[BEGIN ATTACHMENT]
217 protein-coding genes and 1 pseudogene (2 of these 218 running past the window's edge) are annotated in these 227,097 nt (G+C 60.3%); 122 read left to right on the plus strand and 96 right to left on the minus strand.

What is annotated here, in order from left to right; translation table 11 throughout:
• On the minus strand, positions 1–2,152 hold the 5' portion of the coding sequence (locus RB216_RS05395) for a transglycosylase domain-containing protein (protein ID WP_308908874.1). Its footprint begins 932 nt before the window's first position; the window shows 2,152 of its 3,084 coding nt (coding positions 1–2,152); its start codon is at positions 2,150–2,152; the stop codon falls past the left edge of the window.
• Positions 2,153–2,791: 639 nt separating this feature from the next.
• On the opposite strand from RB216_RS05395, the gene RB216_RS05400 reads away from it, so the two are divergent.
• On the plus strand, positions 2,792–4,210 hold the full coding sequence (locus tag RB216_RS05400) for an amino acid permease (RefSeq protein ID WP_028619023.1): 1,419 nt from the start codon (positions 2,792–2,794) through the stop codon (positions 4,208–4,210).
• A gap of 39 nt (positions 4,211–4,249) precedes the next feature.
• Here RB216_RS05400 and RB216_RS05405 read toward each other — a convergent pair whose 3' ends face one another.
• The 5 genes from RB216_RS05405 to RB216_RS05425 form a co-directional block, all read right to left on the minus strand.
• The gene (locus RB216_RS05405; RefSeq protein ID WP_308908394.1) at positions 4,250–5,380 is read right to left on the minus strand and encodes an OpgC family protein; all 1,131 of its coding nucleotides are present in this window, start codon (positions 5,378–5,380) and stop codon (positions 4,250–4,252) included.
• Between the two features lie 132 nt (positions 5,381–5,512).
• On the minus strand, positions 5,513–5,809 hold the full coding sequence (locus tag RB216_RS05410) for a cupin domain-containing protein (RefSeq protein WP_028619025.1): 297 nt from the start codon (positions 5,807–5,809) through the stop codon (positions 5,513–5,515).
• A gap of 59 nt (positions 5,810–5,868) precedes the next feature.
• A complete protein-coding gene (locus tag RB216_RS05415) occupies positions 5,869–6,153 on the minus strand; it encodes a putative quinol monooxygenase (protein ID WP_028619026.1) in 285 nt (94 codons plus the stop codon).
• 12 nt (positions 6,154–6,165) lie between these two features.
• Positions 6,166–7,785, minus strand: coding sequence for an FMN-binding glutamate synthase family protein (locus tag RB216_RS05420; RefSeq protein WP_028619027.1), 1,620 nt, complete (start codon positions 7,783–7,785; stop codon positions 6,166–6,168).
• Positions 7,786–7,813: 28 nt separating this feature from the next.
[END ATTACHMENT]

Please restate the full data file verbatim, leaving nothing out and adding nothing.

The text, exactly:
217 protein-coding genes and 1 pseudogene (2 of these 218 running past the window's edge) are annotated in these 227,097 nt (G+C 60.3%); 122 read left to right on the plus strand and 96 right to left on the minus strand.

What is annotated here, in order from left to right; translation table 11 throughout:
• On the minus strand, positions 1–2,152 hold the 5' portion of the coding sequence (locus RB216_RS05395) for a transglycosylase domain-containing protein (protein ID WP_308908874.1). Its footprint begins 932 nt before the window's first position; the window shows 2,152 of its 3,084 coding nt (coding positions 1–2,152); its start codon is at positions 2,150–2,152; the stop codon falls past the left edge of the window.
• Positions 2,153–2,791: 639 nt separating this feature from the next.
• On the opposite strand from RB216_RS05395, the gene RB216_RS05400 reads away from it, so the two are divergent.
• On the plus strand, positions 2,792–4,210 hold the full coding sequence (locus tag RB216_RS05400) for an amino acid permease (RefSeq protein ID WP_028619023.1): 1,419 nt from the start codon (positions 2,792–2,794) through the stop codon (positions 4,208–4,210).
• A gap of 39 nt (positions 4,211–4,249) precedes the next feature.
• Here RB216_RS05400 and RB216_RS05405 read toward each other — a convergent pair whose 3' ends face one another.
• The 5 genes from RB216_RS05405 to RB216_RS05425 form a co-directional block, all read right to left on the minus strand.
• The gene (locus RB216_RS05405; RefSeq protein ID WP_308908394.1) at positions 4,250–5,380 is read right to left on the minus strand and encodes an OpgC family protein; all 1,131 of its coding nucleotides are present in this window, start codon (positions 5,378–5,380) and stop codon (positions 4,250–4,252) included.
• Between the two features lie 132 nt (positions 5,381–5,512).
• On the minus strand, positions 5,513–5,809 hold the full coding sequence (locus tag RB216_RS05410) for a cupin domain-containing protein (RefSeq protein WP_028619025.1): 297 nt from the start codon (positions 5,807–5,809) through the stop codon (positions 5,513–5,515).
• A gap of 59 nt (positions 5,810–5,868) precedes the next feature.
• A complete protein-coding gene (locus tag RB216_RS05415) occupies positions 5,869–6,153 on the minus strand; it encodes a putative quinol monooxygenase (protein ID WP_028619026.1) in 285 nt (94 codons plus the stop codon).
• 12 nt (positions 6,154–6,165) lie between these two features.
• Positions 6,166–7,785, minus strand: coding sequence for an FMN-binding glutamate synthase family protein (locus tag RB216_RS05420; RefSeq protein WP_028619027.1), 1,620 nt, complete (start codon positions 7,783–7,785; stop codon positions 6,166–6,168).
• Positions 7,786–7,813: 28 nt separating this feature from the next.